Today is my 60th birthday. It feels like a bigger birthday than the other birthdays with a 0 on the end. I guess it is, since it is my biggest number yet for a birthday! Somehow 60 just feels older. Perhaps it is because 60 is the start of old age. I can no longer claim to be middle-aged. But I don’t really feel any older than I did 10 or even 20 years ago.
I feel like the world looks at me differently as I age. I am shorter than I used to be and sometimes I feel less likely to be seen – to be noticed in a good way. My concerns are easier for the world to dismiss. “OK Boomer” means that young people see me as irrelevant. When I bring up aches and pains to the doctor, it is easier for him to say “Well, you are getting older.” I changed doctors a few years ago because I felt my doctor wasn’t taking my concerns seriously. Fortunately my aches and pains are very minor and I work to maintain my good health.
As I get older, I find it is more important to keep moving. If I get my steps in every day, my arthritis doesn’t bother me as much. I try not to stay seated for too long at a time. Recently I added a set of stretches every night so I don’t sit in the recliner all evening without moving. Moving relates to other areas of my life. If I remain open to new experiences, I am less likely to get caught up in my own selfishness.
One of the problems, for me as I get older, is difficulty letting go of ideas. I can think “I need to go to the grocery store” and then see I have plenty of food for a few more days. But I still go through the whole day thinking “I need to go to the grocery store.” Once an idea gets in my head, it doesn’t want to leave. Or I start calling a person by the wrong name and it takes me a very long time to correct that name in my head. Learning new things regularly helps me combat this.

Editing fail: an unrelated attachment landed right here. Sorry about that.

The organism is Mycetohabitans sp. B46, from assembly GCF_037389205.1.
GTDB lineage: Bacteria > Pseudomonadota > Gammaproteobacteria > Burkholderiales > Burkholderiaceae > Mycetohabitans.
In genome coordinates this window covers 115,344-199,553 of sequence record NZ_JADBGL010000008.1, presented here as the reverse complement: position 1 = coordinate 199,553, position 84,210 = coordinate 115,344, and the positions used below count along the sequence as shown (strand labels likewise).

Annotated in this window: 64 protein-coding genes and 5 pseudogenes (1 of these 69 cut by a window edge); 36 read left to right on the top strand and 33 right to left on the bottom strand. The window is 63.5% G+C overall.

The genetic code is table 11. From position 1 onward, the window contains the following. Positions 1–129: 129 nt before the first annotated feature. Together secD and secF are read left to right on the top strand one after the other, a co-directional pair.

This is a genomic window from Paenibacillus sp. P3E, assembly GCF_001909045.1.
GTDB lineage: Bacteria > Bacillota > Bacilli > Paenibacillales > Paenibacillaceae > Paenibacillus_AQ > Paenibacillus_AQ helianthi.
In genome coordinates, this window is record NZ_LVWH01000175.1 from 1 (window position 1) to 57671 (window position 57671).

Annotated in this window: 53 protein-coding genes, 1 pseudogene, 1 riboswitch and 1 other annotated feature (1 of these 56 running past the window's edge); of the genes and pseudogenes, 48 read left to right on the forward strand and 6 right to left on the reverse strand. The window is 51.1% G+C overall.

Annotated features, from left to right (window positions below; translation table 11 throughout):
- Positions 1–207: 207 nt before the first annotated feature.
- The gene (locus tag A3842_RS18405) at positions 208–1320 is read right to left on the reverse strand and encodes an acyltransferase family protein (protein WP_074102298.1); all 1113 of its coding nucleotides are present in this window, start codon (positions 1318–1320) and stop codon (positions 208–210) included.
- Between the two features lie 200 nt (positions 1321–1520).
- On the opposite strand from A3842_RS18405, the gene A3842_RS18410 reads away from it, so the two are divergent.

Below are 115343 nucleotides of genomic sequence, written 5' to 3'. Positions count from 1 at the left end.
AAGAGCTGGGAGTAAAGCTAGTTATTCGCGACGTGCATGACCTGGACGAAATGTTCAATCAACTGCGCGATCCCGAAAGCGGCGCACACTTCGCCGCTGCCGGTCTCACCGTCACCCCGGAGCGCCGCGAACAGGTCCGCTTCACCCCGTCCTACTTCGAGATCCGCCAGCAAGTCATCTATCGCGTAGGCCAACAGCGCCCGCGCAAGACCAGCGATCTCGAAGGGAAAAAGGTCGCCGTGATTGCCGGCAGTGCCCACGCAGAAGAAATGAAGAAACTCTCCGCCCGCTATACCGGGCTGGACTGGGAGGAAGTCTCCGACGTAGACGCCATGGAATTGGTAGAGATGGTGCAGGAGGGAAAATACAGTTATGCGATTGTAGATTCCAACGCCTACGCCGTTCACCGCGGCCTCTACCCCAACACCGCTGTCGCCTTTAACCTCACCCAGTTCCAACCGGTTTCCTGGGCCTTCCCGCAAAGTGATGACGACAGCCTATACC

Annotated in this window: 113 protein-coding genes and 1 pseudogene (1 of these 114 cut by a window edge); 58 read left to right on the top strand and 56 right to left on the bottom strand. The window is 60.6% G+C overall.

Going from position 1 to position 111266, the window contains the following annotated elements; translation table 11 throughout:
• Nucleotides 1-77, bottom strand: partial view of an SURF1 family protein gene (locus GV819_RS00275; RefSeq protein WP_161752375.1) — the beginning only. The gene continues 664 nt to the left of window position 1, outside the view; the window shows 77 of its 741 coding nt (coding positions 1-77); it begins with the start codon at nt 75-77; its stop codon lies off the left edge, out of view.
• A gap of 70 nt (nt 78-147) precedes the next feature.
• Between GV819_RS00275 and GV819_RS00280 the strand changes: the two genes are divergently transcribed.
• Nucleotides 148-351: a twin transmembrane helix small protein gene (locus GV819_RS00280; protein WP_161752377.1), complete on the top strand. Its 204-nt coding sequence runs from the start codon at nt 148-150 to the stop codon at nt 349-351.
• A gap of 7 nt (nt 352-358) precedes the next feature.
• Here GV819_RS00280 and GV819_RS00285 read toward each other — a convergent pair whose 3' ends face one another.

As I celebrate my 60th birthday, I wish that I had words of wisdom or insights for aging. But I don’t really. I keep plugging along one day at a time, searching for ways to be useful to God. My life continues to change but the change comes slowly, one day at a time. I think I continue to grow as a Christian. I hope I am more tolerant, more patient, able to express my love better than I did when I was younger.
My 60th birthday isn’t really a big deal. It is just a day – with a number – a big number! But so many other people have reached this birthday before me. They witness how to live as I get older. They remind me that life isn’t over, and I am not old, just because there is a certain number of years next to my name.
So, for all of us who are aging, I want to share the “Prayer of an Ageing Woman,” attributed to a 17th century nun.
Lord, you know better than I know myself that I am growing older, and will one day be old. Keep me from getting talkative, and particularly from the fatal habit of thinking that I must say something on every subject and on every occasion.
Release me from craving to straighten out everybody’s affairs. Make me thoughtful but not moody; helpful but not bossy. With my vast store of wisdom it seems a pity not to use it all, but you know, Lord, that I want a few friends at the end. Keep my mind from the recital of endless details – give me wings to come to the point.
I ask for grace enough to listen to the tales of others’ pains. But seal my lips on my own aches and pains – they are increasing, and my love of rehearsing them is becoming sweeter as the years go by. Help me to endure them with patience.
I dare not ask for improved memory, but for a growing humility and a lessening cocksureness when my memory seems to clash with the memories of others. Teach me the glorious lesson that occasionally it is possible that I may be mistaken.
Keep me reasonably sweet. I do not want to be a saint – some of them are so hard to live with – but a sour old woman is one of the crowning works of the devil.
Give me the ability to see good things in unexpected places, and talents in unexpected people. And give me, O Lord, the grace to tell them so.